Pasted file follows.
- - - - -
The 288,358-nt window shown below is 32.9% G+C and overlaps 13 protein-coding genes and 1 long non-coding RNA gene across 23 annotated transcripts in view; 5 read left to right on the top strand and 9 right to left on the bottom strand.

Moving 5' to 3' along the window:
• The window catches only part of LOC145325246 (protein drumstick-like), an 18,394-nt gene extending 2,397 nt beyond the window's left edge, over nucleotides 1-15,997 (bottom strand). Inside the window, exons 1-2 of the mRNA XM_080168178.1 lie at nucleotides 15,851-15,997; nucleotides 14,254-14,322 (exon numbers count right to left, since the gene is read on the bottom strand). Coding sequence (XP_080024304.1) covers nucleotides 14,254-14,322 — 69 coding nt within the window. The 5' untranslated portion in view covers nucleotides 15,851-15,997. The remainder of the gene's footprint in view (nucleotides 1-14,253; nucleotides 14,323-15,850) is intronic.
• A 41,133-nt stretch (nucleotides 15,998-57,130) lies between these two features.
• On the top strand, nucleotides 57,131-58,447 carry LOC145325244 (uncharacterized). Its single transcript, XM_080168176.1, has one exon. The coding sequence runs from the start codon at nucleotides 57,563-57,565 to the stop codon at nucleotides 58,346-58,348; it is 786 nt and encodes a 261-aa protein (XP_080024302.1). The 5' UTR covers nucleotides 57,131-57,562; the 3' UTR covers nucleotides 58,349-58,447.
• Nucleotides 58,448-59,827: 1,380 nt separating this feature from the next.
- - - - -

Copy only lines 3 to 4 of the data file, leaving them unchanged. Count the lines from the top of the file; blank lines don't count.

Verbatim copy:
• The window catches only part of LOC145325246 (protein drumstick-like), an 18,394-nt gene extending 2,397 nt beyond the window's left edge, over nucleotides 1-15,997 (bottom strand). Inside the window, exons 1-2 of the mRNA XM_080168178.1 lie at nucleotides 15,851-15,997; nucleotides 14,254-14,322 (exon numbers count right to left, since the gene is read on the bottom strand). Coding sequence (XP_080024304.1) covers nucleotides 14,254-14,322 — 69 coding nt within the window. The 5' untranslated portion in view covers nucleotides 15,851-15,997. The remainder of the gene's footprint in view (nucleotides 1-14,253; nucleotides 14,323-15,850) is intronic.
• A 41,133-nt stretch (nucleotides 15,998-57,130) lies between these two features.